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2 hours ago, usnavystgc said:

The coolant is bubbling after driving.

Is that with the engine off or on?  If with the engine off then that is normal for cars after shutdown: bubbling, gurgling, spitting out the overflow if radiator is too full.  I use Castrol 20w-50 year round in south central Texas in all my cars.  I drive on the coldest days and on hot days idling in traffic the oil gauge drops to below normal range with no low pressure associated knocks.  Like you I don't have numbers.

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1 hour ago, old-tank said:

Is that with the engine off or on?  If with the engine off then that is normal for cars after shutdown: bubbling, gurgling, spitting out the overflow if radiator is too full. 

Yes, that is after I shutdown the engine.  Ok, so you guys think its safe to drive like it is?  The difference between my situation and all of yours is, my oil pressure gage goes to the red at idle.  None of yours do.  Although, there are no associated knocks or valve train noise, its just not something I'm used to (but then again, I've never owned a 50's car before either).  I'm gonna drive it some more and maybe push it longer to see if it is truly a thermal runaway.  Maybe I've been over cautious.  I just don't want to burn this old engine up.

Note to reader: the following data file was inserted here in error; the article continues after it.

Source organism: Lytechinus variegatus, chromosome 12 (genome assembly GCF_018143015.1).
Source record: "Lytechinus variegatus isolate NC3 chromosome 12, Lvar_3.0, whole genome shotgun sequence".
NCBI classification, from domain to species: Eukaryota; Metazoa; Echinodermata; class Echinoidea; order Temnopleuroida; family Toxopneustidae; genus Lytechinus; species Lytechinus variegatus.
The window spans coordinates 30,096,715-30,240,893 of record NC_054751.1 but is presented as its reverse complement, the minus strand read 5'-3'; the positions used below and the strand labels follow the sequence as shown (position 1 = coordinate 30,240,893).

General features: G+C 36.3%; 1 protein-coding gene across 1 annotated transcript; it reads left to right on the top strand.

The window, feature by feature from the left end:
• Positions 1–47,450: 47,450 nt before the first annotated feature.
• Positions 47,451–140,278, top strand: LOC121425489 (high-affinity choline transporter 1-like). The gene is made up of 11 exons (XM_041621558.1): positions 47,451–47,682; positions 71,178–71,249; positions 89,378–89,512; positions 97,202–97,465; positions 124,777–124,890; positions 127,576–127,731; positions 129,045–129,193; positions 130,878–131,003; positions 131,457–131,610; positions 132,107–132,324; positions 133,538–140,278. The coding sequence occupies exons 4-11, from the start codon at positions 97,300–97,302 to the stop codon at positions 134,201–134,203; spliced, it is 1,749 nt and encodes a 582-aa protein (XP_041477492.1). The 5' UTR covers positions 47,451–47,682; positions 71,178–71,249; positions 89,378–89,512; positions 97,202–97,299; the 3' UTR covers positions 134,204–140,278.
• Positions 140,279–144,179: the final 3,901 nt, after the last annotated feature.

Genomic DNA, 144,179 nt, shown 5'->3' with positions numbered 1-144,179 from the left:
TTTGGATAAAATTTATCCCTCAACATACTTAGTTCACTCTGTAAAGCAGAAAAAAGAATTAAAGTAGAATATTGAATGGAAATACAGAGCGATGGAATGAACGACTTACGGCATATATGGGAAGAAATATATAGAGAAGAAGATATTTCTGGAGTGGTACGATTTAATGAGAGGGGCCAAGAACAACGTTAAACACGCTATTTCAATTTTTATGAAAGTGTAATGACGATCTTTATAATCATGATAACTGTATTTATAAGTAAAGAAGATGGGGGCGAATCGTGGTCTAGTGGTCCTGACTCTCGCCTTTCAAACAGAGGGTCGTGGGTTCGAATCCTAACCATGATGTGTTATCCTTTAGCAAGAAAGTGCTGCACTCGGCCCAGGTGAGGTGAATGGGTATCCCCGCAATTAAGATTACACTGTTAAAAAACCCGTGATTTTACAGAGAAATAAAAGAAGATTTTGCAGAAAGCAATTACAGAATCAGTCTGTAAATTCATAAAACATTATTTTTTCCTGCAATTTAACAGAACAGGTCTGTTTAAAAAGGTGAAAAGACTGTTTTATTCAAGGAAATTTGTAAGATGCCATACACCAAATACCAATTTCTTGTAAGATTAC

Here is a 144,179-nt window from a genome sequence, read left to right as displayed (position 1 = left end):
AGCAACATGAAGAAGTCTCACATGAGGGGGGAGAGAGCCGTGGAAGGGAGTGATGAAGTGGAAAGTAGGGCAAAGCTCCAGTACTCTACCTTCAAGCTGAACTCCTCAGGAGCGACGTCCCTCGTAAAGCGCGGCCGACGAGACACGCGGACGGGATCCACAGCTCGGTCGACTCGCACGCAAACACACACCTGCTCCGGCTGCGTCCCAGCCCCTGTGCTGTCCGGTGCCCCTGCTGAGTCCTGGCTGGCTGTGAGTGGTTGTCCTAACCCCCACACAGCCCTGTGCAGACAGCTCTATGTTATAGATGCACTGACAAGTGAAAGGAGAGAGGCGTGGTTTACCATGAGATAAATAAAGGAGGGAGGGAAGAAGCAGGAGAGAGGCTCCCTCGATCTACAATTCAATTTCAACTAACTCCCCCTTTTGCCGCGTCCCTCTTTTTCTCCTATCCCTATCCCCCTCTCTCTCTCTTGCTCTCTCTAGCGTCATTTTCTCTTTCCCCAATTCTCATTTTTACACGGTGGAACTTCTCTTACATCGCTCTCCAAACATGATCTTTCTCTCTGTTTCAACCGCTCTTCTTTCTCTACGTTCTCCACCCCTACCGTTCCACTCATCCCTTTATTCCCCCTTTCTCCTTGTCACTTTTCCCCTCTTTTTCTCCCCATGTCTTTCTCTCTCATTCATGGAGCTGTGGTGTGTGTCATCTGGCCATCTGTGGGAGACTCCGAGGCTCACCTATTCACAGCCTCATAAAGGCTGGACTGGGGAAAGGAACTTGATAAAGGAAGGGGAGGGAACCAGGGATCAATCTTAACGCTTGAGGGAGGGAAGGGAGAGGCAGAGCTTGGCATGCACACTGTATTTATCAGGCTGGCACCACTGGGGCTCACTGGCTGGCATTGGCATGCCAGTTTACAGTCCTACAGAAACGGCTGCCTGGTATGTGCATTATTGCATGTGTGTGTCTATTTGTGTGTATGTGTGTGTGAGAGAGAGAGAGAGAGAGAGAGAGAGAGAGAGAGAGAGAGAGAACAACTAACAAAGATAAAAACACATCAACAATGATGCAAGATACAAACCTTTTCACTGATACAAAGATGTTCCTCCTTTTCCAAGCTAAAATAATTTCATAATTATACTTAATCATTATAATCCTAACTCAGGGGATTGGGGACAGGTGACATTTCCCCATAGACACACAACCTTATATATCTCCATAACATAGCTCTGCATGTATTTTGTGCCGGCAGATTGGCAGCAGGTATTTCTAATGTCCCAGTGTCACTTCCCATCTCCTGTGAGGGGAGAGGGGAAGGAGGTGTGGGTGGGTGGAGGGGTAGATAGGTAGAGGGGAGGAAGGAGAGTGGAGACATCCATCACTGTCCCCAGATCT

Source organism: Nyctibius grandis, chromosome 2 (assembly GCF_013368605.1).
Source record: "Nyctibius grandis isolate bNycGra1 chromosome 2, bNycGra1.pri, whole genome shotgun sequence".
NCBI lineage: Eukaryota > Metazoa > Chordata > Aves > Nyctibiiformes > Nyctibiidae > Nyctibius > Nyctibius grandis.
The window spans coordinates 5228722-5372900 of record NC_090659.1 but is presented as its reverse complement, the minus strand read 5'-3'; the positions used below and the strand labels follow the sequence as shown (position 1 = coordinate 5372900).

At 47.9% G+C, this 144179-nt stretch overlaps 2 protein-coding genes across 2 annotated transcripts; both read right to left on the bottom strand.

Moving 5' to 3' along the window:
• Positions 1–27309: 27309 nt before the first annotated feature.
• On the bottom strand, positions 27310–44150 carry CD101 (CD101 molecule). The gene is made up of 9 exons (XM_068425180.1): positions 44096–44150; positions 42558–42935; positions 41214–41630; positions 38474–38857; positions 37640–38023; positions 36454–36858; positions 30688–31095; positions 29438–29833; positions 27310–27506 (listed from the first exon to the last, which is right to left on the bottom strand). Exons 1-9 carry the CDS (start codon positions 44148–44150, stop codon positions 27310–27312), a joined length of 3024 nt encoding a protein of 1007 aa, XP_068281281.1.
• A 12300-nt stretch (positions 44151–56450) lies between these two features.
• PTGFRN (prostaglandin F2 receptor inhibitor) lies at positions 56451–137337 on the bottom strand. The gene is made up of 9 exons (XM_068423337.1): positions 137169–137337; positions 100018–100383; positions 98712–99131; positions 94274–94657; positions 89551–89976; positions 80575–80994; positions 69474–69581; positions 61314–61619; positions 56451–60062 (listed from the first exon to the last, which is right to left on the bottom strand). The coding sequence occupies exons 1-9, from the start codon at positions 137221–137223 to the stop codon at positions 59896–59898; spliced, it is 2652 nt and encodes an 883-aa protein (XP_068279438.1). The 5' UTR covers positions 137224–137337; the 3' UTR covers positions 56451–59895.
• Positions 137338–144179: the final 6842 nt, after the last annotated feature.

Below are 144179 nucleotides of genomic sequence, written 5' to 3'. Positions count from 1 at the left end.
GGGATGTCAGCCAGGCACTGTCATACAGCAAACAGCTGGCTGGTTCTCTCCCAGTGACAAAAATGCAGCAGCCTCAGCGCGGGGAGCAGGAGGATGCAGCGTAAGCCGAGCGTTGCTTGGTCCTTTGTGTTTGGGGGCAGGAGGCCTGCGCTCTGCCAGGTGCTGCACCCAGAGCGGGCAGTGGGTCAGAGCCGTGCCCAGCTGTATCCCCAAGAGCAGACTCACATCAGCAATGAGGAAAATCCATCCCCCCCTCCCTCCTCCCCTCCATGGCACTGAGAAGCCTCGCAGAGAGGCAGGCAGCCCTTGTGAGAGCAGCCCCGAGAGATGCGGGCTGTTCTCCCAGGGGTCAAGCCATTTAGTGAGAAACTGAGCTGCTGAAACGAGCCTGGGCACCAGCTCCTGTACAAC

I do take in everything you guys say so, let me see what I can do about getting an oil pressure gage and some other way to verify temp.

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3 hours ago, usnavystgc said:

One other thing to mention, While idling in the garage, the temp settles at just below "N" on gage and never really waivers.  Oil pressure will drop from just above "N" to just above the red between "L" and "N".

^—- That sounds typical.  Couple more data points for you: My worn engine oil pressure got right to bottom of safe range on a 55 gauge hot in D at idle, no knocks, ran for years and was anywhere from N to above N at highway speed.

 

x2 on 180 stat and gurgling after shutdown.  Maybe like old tank said that was mistaken for boiling.  Could also still be working out air bubbles maybe?